What is the deal with President Barack Obama? Or maybe we should re-frame the question:
What is wrong with America?
Why is it that we have such a hard time
- believing him on his simple declarations.
- seeing him and supporting him as our President.
His presidency is historical for obvious reasons and everyone knew that he was going to experience an uphill journey but the questions he’s had to endure are ridiculous:
During the election season, he was questioned about his experience. And honestly, that was a fair question to be asked of all the candidates and especially of him. Legit.
He was questioned if he was really a Christian. With a name like Barack Hussein Obama, and his participation at a church that preached a Jesus that not only cared about salvation but reconciliation and thus, engaged issues of social justice and [Black] Liberation Theology, there could be no way – according to his critics and detractors – that he was a true Christian.
And any rhetoric of his declaration or participation in Christian faith are seen as simply for political purposes.
And of course, there’s been the ongoing drama the legitimacy of his Presidency because of speculation or rather, unbelief, about his birth certificate.
Despite documents already provided, President Obama (and the White House) released a copy of his “long birth certificate” yesterday to put the matter (hopefully) to rest. In his words:
I know that there’s going to be a segment of people for which, no matter what we put out, this issue will not be put to rest. But I’m speaking to the vast majority of the American people, as well as to the press. We do not have time for this kind of silliness. We’ve got better stuff to do. I’ve got better stuff to do. We’ve got big problems to solve. And I’m confident we can solve them, but we’re going to have to focus on them — not on this.
So, what’s the deal?
Why is it that some – and we’re not talking about “the segment of people” that are just irrational but also we’re talking about intelligent and influential leaders that have “questioned” the legitimacy of his Presidency. Why?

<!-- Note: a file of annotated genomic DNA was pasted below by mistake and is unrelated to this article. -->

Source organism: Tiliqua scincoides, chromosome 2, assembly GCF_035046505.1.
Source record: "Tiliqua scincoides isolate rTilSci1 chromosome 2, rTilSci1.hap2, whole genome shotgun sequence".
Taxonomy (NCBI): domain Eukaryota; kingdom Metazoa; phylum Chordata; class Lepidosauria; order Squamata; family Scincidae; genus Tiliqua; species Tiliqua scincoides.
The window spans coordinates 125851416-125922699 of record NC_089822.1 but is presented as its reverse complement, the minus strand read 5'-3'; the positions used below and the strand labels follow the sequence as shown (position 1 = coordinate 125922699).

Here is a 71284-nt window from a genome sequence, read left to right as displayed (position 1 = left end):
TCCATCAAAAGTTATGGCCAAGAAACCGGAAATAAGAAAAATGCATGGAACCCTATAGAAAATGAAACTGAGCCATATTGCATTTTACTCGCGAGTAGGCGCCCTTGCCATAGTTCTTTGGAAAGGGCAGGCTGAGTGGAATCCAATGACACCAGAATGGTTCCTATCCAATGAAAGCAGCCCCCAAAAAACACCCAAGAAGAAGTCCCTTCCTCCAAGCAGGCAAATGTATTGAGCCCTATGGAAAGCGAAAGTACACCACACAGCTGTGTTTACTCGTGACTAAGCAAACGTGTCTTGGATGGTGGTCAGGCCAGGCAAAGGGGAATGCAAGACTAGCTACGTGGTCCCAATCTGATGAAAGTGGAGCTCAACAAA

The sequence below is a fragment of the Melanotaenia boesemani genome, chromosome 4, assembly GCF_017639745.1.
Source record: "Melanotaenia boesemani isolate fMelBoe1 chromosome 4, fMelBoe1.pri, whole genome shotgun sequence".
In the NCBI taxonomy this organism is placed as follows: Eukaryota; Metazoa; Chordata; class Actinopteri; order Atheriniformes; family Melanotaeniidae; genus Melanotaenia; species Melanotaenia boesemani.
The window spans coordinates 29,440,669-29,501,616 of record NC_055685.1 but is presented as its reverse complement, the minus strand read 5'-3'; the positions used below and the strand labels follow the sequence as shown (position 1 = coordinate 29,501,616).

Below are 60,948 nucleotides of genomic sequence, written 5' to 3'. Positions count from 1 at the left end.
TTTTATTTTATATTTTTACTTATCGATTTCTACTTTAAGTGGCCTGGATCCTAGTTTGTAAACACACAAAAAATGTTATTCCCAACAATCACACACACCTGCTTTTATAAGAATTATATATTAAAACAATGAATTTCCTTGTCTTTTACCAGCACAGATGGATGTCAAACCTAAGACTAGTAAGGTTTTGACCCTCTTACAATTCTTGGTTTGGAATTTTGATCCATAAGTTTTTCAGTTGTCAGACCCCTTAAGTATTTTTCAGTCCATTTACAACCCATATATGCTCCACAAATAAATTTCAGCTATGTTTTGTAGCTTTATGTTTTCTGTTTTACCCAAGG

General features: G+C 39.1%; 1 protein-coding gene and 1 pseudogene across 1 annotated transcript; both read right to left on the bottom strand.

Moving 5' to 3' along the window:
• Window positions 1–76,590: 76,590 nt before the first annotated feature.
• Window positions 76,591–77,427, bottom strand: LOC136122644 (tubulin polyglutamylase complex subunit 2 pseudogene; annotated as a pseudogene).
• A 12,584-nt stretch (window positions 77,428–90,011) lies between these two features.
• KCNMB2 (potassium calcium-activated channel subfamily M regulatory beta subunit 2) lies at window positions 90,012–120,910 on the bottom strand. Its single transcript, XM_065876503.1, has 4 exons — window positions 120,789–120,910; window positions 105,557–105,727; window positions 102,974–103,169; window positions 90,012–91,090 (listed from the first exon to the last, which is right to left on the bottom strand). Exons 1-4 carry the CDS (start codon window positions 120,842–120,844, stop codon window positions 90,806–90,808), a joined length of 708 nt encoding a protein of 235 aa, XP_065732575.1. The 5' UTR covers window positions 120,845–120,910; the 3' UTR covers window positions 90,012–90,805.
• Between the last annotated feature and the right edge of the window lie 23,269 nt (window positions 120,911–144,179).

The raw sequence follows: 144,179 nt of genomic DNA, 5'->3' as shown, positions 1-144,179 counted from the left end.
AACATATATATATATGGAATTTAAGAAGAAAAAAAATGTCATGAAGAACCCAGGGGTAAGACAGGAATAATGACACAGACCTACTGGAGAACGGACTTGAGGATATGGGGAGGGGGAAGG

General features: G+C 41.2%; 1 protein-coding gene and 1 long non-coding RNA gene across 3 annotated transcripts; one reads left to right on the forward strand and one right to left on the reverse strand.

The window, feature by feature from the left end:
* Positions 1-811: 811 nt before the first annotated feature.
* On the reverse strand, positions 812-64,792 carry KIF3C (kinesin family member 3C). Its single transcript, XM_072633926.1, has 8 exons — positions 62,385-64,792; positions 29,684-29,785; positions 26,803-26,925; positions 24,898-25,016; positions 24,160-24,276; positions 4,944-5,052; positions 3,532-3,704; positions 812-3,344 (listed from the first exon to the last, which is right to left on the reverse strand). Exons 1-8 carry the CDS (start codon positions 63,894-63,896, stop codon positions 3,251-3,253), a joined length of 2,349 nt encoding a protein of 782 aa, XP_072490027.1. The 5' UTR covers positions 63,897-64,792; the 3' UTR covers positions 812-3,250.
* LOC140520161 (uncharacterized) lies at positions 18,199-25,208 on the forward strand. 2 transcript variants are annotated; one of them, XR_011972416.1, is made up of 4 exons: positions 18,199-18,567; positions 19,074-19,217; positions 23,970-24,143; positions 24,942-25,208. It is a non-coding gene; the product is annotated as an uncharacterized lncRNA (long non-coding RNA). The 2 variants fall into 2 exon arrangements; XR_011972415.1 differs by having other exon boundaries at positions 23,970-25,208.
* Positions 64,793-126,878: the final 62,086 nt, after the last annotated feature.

I suppose there’s the reality that if you dislike or disagree with someone, it doesn’t matter what that person does or says: They will always be wrong.
But there’s the factor that we try to tread carefully around: Racism.
He is and isn’t American
By implying “racism,” I’m not suggesting that folks are racist. Some of you will read this, roll your eyes, and think,
“There he goes again. Bringing up the race card.”
I’m not calling “birthers” racists. Nope. But rather, to convey how much institutional racism and racialization impact our views of normative or in this case…American. It’s very clear that Barack Obama is indeed an American citizen. It’s made clear – again – that he was born in the United States but the reality (and problem) is that for “some,” he doesn’t fit into their framework, understanding, and history of what constitutes American – or perhaps, “fully American.”
I am a United States citizen and I can produce my document to prove it to doubters. 😉 But as a person of color, a “Korean-American”, and someone that defies the perception of “normative” to some (aka: Oriental), I understand the sense of being perceived as not “fully American.”
“No…no…where are you really from?”
The question above – in essence – captures the crux of the “birthers” demand for proof of his birth documents. In the end, people of color have to work harder to “prove” our worthiness of being fully American. I loved how Dr. Sherrilyn Ifill (professor at University of Maryland School of Law) put it via CNN:
This ongoing challenge to our legitimacy is the reason that so many blacks from earlier generations were told by our parents that we had to be smarter, more well-mannered, more well-spoken and more circumspect than our white counterparts. We had to prove ourselves worthy of the respect of whites, and to do so required proof that we “belonged.” It’s among the great ironies of race in this country that when black leaders display these same qualities, they are accused of “elitism,” no matter how humble their origins.
Now, even the first black president has been compelled to present proof that he “belongs” in the White House. No Harvard degree, no Nobel Prize — not even the support of a majority of voters in this vast country is enough. More will always be required.
I am neither Republican or Democrat. I neither adhere to the Tea or Coffee Party. There are things I agree and disagree about the implementations and policies of the current administration. But let’s not make a mockery of our democratic process.
Barack Obama is the President of the United States. He is my President and your President. President Barack Obama is our legitimate President and to even insert the adjective of “legitimate” before President is ridiculous.
In no way am I suggesting that we shouldn’t ask questions or question our governments. We absolutely should…this is the broken beauty of our country’s broken democracy. But let’s ask the more substantive questions:
The questions about jobs, the poor, health care, businesses, accountability (for the government, Wall Streets, corporations gone wild), why the Sonics were robbed from Seattle, our foreign policy, the ongoing wars, the education system, and the list goes on.
The reality is that America has and continues to change. And speaking of that framework…
Umm, it’s time to reframe that framework. Ready or not.